23AndMe made big news with their case with the FDA not too long ago and now we have another personal genetics company under fire and this time it is the FTC, looking at their advertising along with privacy and security with consumer data.  With the primo price on data today, we find everyone doing imagesomething innovative however some of the innovation is not falling into compliance it appears with federal laws and regulations.

From what I am reading here, the company uses you DNA data to compile groups of nutritional products and supplements they feel are customized to compliment what is derived from your DNA swab.  Now today when you go to the “products” page, and I am guessing this lawsuit from the FTC has an impact here, it is under construction. I have never been on the site before so I don’t know if there were products for sale before or not but the news page says the same thing.  The about page says this:

“GeneLink Biosciences, Inc. is a genomics biotechnology company engaged in genetic profile development, product development, business development and support services for its subsidiaries and distribution partners. GeneLink's patented and patent pending technologies include proprietary genetic assessments and products linked to personalized health, beauty and wellness applications. Its DNA assessments provide information that enables the customization of nutritional products, skincare products and health maintenance regimens genetically matched to an individual customer's needs.”

If you read further though in the article the company did have a subsidiary, Foru International, which is no longer a subsidiary, but rather it’s own company now that sells skins products, nutritional supplements, etc. and looks like a multi level marketing company where you start your own distributorship of products.  I guess the combination of the two companies together were perhaps not a good mix in the eyes of the FTC.  It is interesting today though to see what is out there and how companies are structured and what kind of business each entity represents as with consumer products, people can and do get mislead all the time.  Long and short of this one it seems is the representation that their products and any testing done do not represent any cure or treatment for diseases and the advertising and marketing could be misleading without providing double-blind trials, which is somewhat the same issue the FDA had with 23AndMe, where’s your scientific data to support your claims.  BD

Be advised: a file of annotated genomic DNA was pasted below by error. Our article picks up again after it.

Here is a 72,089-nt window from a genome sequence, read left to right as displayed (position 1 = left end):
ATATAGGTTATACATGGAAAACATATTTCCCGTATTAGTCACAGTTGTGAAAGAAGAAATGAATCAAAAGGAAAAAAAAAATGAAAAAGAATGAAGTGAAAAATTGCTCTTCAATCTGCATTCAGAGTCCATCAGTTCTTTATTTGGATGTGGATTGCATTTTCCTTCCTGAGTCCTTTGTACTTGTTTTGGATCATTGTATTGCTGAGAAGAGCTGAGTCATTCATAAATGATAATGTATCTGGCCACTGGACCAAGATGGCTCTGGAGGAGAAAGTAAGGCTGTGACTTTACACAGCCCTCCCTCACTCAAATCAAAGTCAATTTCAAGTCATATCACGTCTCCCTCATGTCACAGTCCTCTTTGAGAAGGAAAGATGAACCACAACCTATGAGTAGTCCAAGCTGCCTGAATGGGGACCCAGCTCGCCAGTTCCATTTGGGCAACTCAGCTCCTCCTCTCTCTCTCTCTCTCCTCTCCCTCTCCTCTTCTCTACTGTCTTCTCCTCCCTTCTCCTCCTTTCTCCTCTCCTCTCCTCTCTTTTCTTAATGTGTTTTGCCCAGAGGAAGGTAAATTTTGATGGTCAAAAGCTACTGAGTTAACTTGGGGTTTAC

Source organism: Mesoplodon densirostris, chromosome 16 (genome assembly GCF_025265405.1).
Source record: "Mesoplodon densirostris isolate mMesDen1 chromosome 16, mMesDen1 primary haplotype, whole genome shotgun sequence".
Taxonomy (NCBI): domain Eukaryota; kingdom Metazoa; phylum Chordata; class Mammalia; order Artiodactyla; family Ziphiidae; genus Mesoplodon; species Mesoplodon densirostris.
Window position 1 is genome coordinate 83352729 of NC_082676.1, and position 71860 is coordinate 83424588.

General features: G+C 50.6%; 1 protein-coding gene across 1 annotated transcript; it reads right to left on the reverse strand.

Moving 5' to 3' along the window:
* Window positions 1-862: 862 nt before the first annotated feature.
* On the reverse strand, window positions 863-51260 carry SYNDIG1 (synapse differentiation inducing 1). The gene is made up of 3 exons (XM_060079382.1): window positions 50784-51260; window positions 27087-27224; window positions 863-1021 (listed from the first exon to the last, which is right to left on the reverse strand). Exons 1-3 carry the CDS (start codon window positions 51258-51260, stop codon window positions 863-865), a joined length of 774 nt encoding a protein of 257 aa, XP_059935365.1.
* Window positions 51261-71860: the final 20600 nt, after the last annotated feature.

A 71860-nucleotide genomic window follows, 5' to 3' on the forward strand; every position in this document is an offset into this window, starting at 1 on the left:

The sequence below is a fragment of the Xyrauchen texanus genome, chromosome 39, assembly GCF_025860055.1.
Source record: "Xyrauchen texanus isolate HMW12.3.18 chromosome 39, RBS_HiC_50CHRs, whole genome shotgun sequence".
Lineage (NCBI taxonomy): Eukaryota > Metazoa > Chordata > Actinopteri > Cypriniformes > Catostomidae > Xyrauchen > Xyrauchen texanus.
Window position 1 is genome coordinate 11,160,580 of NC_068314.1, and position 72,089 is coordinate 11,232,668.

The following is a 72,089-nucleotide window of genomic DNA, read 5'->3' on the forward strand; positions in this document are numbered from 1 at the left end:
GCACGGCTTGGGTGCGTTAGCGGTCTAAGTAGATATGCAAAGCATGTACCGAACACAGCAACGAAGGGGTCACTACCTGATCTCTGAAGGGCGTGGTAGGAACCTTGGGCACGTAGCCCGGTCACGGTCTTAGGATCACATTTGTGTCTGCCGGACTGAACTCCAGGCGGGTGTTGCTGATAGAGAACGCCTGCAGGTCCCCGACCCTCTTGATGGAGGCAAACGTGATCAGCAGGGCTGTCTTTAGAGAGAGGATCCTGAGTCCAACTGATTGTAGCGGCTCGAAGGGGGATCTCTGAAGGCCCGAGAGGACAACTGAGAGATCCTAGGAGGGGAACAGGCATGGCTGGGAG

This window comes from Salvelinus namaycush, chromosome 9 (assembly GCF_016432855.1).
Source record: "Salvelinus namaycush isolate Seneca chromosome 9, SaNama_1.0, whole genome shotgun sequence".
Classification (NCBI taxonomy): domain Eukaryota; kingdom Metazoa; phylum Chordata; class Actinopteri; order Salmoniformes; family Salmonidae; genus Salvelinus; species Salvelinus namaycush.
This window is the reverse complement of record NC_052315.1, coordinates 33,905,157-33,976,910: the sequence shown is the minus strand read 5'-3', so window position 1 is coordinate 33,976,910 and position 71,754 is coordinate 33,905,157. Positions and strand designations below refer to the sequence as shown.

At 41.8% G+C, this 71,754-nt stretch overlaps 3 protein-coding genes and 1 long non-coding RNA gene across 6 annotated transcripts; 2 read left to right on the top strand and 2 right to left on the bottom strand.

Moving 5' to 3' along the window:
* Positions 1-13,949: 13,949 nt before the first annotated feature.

It sounded like a miracle of science and convenience: swab your cheek and drop the saliva sample in the mailbox and GeneLink Biosciences, a personal genetics company, would analyze your DNA and send back nutritional supplements customized to your personal genome. The regimen, the company promised, was good for diabetes, heart disease, arthritis, insomnia and other ailments. The Federal Trade Commission (FTC), however, thought it sounded like false advertising and brought a lawsuit against the company, charging its claims were misleading and not founded in sound science.

The GeneLink case, the FTC’s first against a personal genomics company, could serve as a shot across the bow to other similar businesses. Under the terms of a proposed settlement announced on January 7, Orlando, Fla.–based GeneLink agreed to stop making unsubstantiated health claims. The settlement, which would only take place after a 30-day public comment period and a final decision from the FTC, would keep GeneLink and its former subsidiary, foru International, from making any future claims that their products can impact the course of disease unless such claims are supported by two double-blind, randomized control trials—the gold standard of medicine. A violation of that agreement could lead to fines.

The heart of the controversy was GeneLink’s claims that its custom-blended supplements could help compensate for aging or mitigate health issues such as heart disease and arthritis.  Under this lawsuit the FTC also charged that GeneLink failed to adequately protect consumer’s personal data, including contact information, Social Security and credit card numbers, and genetic data



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